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19

To elaborate unnecessarily, frāter can securely be traced back to PIE *bʰréh₂tēr, which is a combination of the root *bʰréh₂ + a suffix *-ter (+ the nominative singular ending *-s, which is lost with compensatory lengthening of the *-e- in the suffix, as per Szemerényi's law). That suffix, or at the very least one that looks exactly like it, is also seen in ...


13

Here's Cicero, congratulating his friend Atticus on the birth of the latter's daughter (Ad Atticum 5.19): Filiolam tuam tibi iam Romae iucundam esse gaudeo, eamque quam numquam vidi tamen et amo et amabilem esse certo scio. Etiam atque etiam vale. I am glad that you now delight in your little daughter in Rome, and though I have never seen her, I still love ...


13

It is generally accepted that liberi “children” is the same word as liber “free, not slave”. So, etymologically liberi are “free-born offspring of either sex”. But it is an error to assume that the semantic scope of any given word is fully determined by its etymology. Roman authors use liberi to mean “children” without necessarily commenting on their legal ...


11

Each new paragraph shows a new generation (g means 'great'). Enclosures within (brackets) indicate the maternal side : tritavus = tritavia g.g.g.g.grandfather, mother atavus=atavia g.g.g.grandfather, mother patruus maximus g.grand uncle — amita maxima aunt — abavus *grandfather(=abavia — avunculus maximus g.grand uncle — matertera maxima aunt) patruus ...


10

Erasmus has a complete list of vocabula affinitatum ("words for in-laws") in his Colloquia. This is post-classical, but Erasmus's Latin rivals that of Cicero. This definitely has some overlap with the previous answer: Maritus: husband Uxor: wife Socer: father-in-law (wife's father) Socrus: mother-in-law (wife's mother) Gener: son-in-law (daughter'...


7

An interesting question to which I don't actually know a definitive answer, but I'll try to shed what light I can. I glanced at the source you link and couldn't find tritavus, but it seems an obvious possibility that the prefix "tri" could refer to the number 3, in which case one could imagine going back further with quartavus, quintavus, septavus, and so ...


7

You'll have to be careful with the phrase "expected to." On the one hand, it can give connotations of desire. "I expect you to do well in this position" can mean "I want you to do well" or even "I demand that you do well." You can see a boss telling his subordinate such a thing. On the other hand, it can also mean ...


7

The OLD says: liberi "sons and daughters, children (in connection with their parents)." First of all, it is important to remember that, as Osgood 2011 puts it, "... it was of great concern to determine the legal status of any children born: Romans guarded citizenship rights jealously" (p. 76; emphasis mine - Alex B.). I'm no expert in ...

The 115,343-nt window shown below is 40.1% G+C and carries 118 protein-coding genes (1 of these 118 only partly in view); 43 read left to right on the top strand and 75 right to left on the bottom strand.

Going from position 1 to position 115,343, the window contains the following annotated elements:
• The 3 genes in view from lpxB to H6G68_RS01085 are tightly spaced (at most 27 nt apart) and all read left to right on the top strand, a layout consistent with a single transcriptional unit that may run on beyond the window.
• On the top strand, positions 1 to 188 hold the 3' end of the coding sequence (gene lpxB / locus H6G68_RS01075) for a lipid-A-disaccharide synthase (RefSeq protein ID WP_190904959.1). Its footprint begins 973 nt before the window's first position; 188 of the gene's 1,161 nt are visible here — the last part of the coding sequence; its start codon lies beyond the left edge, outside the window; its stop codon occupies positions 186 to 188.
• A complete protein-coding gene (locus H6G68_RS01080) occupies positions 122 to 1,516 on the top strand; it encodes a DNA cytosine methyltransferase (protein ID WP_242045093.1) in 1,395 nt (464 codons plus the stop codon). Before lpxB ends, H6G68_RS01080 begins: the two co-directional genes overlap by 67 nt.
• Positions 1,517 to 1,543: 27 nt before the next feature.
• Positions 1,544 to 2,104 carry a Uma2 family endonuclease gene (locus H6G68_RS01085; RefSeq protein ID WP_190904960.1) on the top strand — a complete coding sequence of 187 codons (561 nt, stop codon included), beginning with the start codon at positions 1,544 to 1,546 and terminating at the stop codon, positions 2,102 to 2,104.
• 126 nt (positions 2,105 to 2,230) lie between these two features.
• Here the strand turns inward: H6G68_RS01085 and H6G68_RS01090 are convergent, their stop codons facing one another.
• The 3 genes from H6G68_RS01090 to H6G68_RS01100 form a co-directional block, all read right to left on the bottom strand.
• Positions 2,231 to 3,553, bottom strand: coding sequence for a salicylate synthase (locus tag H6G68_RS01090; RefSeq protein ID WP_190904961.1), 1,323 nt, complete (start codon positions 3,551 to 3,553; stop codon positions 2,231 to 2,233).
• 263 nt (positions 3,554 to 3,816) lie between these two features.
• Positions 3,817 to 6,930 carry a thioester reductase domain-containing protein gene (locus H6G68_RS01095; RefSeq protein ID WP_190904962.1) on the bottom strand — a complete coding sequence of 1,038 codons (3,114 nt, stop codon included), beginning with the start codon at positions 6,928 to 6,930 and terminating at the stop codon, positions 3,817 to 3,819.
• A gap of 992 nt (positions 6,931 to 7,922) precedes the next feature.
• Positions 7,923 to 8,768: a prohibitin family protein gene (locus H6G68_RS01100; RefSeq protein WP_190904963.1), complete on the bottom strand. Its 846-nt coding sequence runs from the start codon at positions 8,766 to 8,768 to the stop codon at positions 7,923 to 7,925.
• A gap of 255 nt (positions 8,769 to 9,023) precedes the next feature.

6

Yes, you can be 100% sure. Just watch out, though; "His mother's son" will be Filius matris suae, because suae agrees in gender number and case with (genitive, feminine, singular) matris. "Her Mother's son" is also Filius Matris suae: Think of it as modern 'their Mother's son' even when 'their' means only one person. (But it is ambiguous)


6

I drew a family tree based on Tom Cotton's answer: Some of the tree is hidden and the quality of the picture is not great. To explore more, see the dynamical family tree online. If anyone knows a tool for making the whole tree visible at the same time (or wants to draw the tree), I would be happy to know.


4

Reduction of the problem It is good to preprocess the data and reduce the words into simpler constituents within Latin. We can reason as follows: pater parens < parere parturitio < parturire < parere partitio < partire < pars This reveals that parens and parturitio are already well linked within Latin, both coming from parere. Now it remains ...


4

And here's a visual representation of a Roman family. You can see the words PATER, VXOR, and F (filius). cf. another very famous inscription - the Epitaph of Agrippina the Elder (i.e. Caligula's mother), CIL 6.886:


4

I believe that there may be no special word for those terms. Here are some things I found: In the Nova Vulgata, Leviticus 20:20 reads: Qui coierit cum uxore patrui vel avunculi sui... "Whoever has intercourse with their own (paternal or maternal) uncle's wife..." Here we have patrui vel avunculi referring to both maternal and paternal uncles. It'...


3

No. Isidore's etymologies are often folk etymologies. Frater is actually from the Proto-Indo-European bhrater-, whence brother in English, phratér in Greek, and so on.


3

Attention, all my sources are post-Classical. Thus they do not entirely fit the question but I think they are very useful for the concept itself. This is what I attested so far skimming these books: https://books.google.com.br/books?id=BtlDAAAAcAAJ&pg=PA80 - I found here up to produovicatavus, but there could be more. https://books.google.com.br/...


2

Yes, liberi means free children. Pueri is the generic word. Gaffiot quotes namely Cicero: liber, qui de matre libera, liber est. The same Gaffiot, under liberi gives an even more restrictive definition of free boys (not girls).


2

Some quotes from Amoris Laetitia (by Pope Francis) might give some hints (English here, Latin here): Point 49: English: For example, if a single mother has to raise a child by herself ... Latin: Exempli gratia, si mulier quaedam sola suum filium alere debet ... Point 197: English: This larger family should provide love and support to teenage ...


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